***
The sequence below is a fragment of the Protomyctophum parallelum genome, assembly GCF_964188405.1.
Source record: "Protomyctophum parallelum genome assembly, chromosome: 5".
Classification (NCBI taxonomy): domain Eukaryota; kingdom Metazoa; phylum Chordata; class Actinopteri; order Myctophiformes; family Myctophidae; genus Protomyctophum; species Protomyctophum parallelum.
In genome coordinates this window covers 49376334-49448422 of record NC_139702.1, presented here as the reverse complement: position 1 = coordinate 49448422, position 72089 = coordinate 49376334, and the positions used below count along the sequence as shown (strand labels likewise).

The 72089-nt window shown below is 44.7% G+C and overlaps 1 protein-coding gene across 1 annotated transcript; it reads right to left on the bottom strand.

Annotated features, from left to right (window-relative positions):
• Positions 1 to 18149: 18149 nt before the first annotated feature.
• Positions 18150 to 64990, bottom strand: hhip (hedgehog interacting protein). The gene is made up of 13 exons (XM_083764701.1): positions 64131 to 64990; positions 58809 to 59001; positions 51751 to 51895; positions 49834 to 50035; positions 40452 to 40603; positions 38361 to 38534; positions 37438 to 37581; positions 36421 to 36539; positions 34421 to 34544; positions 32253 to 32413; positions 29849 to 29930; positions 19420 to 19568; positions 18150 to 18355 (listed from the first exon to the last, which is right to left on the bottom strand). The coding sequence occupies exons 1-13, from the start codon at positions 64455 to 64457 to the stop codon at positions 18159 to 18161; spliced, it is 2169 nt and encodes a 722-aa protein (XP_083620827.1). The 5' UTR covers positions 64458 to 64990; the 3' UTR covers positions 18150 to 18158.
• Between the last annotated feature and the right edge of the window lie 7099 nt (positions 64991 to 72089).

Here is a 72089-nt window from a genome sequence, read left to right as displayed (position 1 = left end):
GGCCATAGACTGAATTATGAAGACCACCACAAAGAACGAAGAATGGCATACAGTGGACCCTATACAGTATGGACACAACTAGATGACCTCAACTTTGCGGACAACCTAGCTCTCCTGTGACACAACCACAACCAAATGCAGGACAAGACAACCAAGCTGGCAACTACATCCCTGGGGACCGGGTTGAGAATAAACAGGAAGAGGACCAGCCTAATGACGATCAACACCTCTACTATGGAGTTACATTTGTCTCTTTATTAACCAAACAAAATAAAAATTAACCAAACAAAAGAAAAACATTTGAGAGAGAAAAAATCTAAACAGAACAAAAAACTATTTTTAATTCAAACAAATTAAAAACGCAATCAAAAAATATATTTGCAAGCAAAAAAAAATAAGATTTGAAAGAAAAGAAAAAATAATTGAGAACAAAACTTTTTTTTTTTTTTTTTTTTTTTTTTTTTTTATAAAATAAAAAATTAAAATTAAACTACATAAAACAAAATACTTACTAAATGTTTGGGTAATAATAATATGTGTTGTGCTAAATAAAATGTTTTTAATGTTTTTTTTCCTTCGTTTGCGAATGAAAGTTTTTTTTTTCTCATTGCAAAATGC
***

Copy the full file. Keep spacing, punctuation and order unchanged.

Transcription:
The sequence below is a fragment of the Protomyctophum parallelum genome, assembly GCF_964188405.1.
Source record: "Protomyctophum parallelum genome assembly, chromosome: 5".
Classification (NCBI taxonomy): domain Eukaryota; kingdom Metazoa; phylum Chordata; class Actinopteri; order Myctophiformes; family Myctophidae; genus Protomyctophum; species Protomyctophum parallelum.
In genome coordinates this window covers 49376334-49448422 of record NC_139702.1, presented here as the reverse complement: position 1 = coordinate 49448422, position 72089 = coordinate 49376334, and the positions used below count along the sequence as shown (strand labels likewise).

The 72089-nt window shown below is 44.7% G+C and overlaps 1 protein-coding gene across 1 annotated transcript; it reads right to left on the bottom strand.

Annotated features, from left to right (window-relative positions):
• Positions 1 to 18149: 18149 nt before the first annotated feature.
• Positions 18150 to 64990, bottom strand: hhip (hedgehog interacting protein). The gene is made up of 13 exons (XM_083764701.1): positions 64131 to 64990; positions 58809 to 59001; positions 51751 to 51895; positions 49834 to 50035; positions 40452 to 40603; positions 38361 to 38534; positions 37438 to 37581; positions 36421 to 36539; positions 34421 to 34544; positions 32253 to 32413; positions 29849 to 29930; positions 19420 to 19568; positions 18150 to 18355 (listed from the first exon to the last, which is right to left on the bottom strand). The coding sequence occupies exons 1-13, from the start codon at positions 64455 to 64457 to the stop codon at positions 18159 to 18161; spliced, it is 2169 nt and encodes a 722-aa protein (XP_083620827.1). The 5' UTR covers positions 64458 to 64990; the 3' UTR covers positions 18150 to 18158.
• Between the last annotated feature and the right edge of the window lie 7099 nt (positions 64991 to 72089).

Here is a 72089-nt window from a genome sequence, read left to right as displayed (position 1 = left end):
GGCCATAGACTGAATTATGAAGACCACCACAAAGAACGAAGAATGGCATACAGTGGACCCTATACAGTATGGACACAACTAGATGACCTCAACTTTGCGGACAACCTAGCTCTCCTGTGACACAACCACAACCAAATGCAGGACAAGACAACCAAGCTGGCAACTACATCCCTGGGGACCGGGTTGAGAATAAACAGGAAGAGGACCAGCCTAATGACGATCAACACCTCTACTATGGAGTTACATTTGTCTCTTTATTAACCAAACAAAATAAAAATTAACCAAACAAAAGAAAAACATTTGAGAGAGAAAAAATCTAAACAGAACAAAAAACTATTTTTAATTCAAACAAATTAAAAACGCAATCAAAAAATATATTTGCAAGCAAAAAAAAATAAGATTTGAAAGAAAAGAAAAAATAATTGAGAACAAAACTTTTTTTTTTTTTTTTTTTTTTTTTTTTTTTATAAAATAAAAAATTAAAATTAAACTACATAAAACAAAATACTTACTAAATGTTTGGGTAATAATAATATGTGTTGTGCTAAATAAAATGTTTTTAATGTTTTTTTTCCTTCGTTTGCGAATGAAAGTTTTTTTTTTCTCATTGCAAAATGC